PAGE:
Bear spray is a must-have whenever you’re in grizzly country, and it could mean avoiding a mauling in cases where you can’t back away from the bear. Invest in high-quality bear spray and remember that they have expiration dates, so replace them periodically. Always keep the bear spray in a holster on your belt, and make sure everyone in your party has some. If camping in brown bear country, carry bear proof food containers and hang your food high up in a tree (above 10 feet) to reduce the possibility of a bear encounter.

Cougars / Mountain Lions

Cougars or mountain lions are apex predators that can weigh up to 200lbs. and feed on a variety of larger animals including deer and elk. They have on occasion been known to attack humans, but their behavior is unpredictable, and you have to be aware when in mountain lion country as they can attack without much warning. Still mountain lion attacks are fairly rare, and you can help prevent them if you know what to do.


Keeping an eye on children is extremely important whenever you’re in mountain lion country. Cougars are known to perceive children as prey due to their size, and you should never let children wander on their own if you’re in an area where cougars may be. Should you see a cougar, pick up small children immediately. You should also instruct children to be aware of mountain lions and never approach them. Pets like dogs are also subject to mountain lion attacks, and you should not allow them to wander away from camp if you’re in an area known to have cougars.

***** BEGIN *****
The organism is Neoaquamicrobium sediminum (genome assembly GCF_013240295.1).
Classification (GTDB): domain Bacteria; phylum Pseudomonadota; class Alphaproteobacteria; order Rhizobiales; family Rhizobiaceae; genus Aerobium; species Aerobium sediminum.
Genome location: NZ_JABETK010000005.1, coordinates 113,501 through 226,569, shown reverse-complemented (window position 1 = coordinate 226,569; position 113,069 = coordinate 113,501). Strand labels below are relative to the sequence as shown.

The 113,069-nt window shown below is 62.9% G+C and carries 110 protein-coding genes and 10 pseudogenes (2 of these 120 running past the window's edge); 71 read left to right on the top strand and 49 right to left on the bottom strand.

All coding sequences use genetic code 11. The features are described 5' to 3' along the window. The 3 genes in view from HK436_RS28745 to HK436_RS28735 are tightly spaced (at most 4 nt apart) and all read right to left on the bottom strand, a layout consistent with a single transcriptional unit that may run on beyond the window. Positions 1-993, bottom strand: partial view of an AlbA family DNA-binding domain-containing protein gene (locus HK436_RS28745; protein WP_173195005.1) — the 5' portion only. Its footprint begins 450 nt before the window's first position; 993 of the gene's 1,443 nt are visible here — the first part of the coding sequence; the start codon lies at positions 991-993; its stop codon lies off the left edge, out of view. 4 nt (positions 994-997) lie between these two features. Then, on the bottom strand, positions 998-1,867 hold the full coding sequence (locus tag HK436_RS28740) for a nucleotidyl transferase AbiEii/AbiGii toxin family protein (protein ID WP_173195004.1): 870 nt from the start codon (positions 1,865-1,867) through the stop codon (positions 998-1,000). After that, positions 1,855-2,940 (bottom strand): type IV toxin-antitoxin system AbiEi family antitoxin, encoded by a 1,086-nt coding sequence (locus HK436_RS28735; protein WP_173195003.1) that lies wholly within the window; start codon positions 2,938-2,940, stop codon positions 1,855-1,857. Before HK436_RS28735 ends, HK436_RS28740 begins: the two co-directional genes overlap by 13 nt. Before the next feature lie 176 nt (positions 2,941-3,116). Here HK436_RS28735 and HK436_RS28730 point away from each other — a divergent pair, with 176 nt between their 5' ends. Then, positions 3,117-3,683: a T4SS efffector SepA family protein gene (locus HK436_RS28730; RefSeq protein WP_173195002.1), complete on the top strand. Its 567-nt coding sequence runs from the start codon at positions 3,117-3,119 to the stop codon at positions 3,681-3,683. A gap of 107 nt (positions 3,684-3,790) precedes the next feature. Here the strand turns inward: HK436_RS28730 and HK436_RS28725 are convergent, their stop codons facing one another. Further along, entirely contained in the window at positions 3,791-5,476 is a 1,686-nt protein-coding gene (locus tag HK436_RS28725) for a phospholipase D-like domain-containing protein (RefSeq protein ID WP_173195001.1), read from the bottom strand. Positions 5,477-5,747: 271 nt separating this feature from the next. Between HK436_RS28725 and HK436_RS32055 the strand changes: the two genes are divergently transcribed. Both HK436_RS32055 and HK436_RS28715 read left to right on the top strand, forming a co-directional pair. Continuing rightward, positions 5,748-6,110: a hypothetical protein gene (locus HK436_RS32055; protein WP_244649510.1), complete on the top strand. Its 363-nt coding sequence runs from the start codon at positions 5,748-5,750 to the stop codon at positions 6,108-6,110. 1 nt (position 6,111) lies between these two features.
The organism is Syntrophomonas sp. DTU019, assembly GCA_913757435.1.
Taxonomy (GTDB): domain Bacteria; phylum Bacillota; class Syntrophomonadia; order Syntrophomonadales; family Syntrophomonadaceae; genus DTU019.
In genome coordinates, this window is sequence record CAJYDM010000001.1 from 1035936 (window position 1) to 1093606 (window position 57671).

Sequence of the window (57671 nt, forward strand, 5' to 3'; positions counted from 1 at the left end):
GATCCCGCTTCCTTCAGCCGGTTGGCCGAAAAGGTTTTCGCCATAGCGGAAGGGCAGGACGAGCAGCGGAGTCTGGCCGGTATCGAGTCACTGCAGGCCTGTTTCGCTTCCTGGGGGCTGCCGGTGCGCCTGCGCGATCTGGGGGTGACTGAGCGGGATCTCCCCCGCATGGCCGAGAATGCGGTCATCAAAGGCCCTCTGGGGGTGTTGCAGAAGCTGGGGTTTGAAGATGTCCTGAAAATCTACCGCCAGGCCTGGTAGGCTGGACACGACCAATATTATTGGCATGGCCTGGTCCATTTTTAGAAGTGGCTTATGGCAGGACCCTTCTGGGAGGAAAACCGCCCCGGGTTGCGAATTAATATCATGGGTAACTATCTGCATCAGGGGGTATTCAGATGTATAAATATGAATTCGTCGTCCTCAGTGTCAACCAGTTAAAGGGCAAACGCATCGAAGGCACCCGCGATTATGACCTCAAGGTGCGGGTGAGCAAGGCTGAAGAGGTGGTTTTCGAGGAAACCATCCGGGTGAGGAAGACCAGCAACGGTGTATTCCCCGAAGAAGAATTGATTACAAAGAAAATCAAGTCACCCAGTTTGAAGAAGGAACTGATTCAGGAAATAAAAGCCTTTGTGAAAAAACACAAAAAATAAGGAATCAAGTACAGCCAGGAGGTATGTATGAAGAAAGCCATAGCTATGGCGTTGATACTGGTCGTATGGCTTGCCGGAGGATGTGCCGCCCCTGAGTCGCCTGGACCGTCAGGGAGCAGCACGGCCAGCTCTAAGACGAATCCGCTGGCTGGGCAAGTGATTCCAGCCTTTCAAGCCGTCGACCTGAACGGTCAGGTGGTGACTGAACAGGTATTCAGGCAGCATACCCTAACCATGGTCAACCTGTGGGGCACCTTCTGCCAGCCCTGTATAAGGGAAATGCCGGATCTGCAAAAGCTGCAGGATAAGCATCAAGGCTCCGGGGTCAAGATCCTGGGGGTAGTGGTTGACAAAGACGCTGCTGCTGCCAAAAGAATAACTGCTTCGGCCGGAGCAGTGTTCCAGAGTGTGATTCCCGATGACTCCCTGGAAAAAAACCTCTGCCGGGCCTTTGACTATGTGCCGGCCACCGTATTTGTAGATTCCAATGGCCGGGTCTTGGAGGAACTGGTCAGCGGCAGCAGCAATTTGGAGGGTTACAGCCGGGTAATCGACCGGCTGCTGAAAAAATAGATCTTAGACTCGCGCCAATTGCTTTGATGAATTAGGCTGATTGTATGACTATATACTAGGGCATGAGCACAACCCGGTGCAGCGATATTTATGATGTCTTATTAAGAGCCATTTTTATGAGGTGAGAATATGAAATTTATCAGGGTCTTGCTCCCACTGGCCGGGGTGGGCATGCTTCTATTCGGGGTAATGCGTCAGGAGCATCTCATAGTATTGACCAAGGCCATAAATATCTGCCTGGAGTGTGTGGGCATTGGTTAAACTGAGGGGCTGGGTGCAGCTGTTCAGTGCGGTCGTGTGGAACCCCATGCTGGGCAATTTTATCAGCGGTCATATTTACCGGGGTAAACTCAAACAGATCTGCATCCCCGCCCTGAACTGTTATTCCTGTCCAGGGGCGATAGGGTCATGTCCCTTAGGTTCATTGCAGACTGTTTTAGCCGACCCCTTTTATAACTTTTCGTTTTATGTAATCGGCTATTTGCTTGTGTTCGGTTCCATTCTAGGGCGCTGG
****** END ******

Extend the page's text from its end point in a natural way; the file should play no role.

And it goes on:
1. Similar to bears, if you see a mountain lion, back away slowly and try to avoid the encounter altogether if possible. Keep an eye on the cougar at all times and NEVER run away as you’ll trigger them to chase you. In most circumstances, a cougar will not attack you if you keep a healthy distance and vacate the area slowly and cautiously.
  2. Should the cougar focus its attention on you and and approach closer, you’ll want to speak confidently and aggressively to the cougar and stand tall. You’ll still want to keep your body facing towards the cougar and back away slowly if you can.
  3. You can tell when the mountain lion is getting ready to attack by its stance. If it crouches low and looks like it is ready to pounce, then you need to get ready for a fight. Try to put obstacles between you and the cougar, and gather anything you can to fight it including sticks and rocks. You can also throw rocks, and now would be the time to ready your bear spray for use if you have it. Gather your group together, stand tall and continue to hold your children if they are present.
  4. If the cougar pounces, you’ll want to fight as aggressively as you can with everything you have. Focus on the face and nose and use weapons if you’ve got them. Never play dead, and keep fighting until the cougar hopefully withdraws.

Gear Recommendations

Bear pepper spray is a good thing to bring along in cougar country as well, but as before, pay attention to the wind direction and range so you don’t end up spraying yourself instead. Cougars aren’t usually attracted to trash, but they are attracted to the critters that eat trash like raccoons, and you should handle your food and trash properly anyway because you’re probably in bear country too. A good belt knife is a nice addition for anyone who doesn’t have bear spray and wants an additional weapon should the cougar pounce.

Note: these are suggestions on dangerous animal defense, and you should always research the topic thoroughly before spending time in areas where dangerous creatures can be found.

Image one, three and thumb and four courtesy of Wikimedia Commons.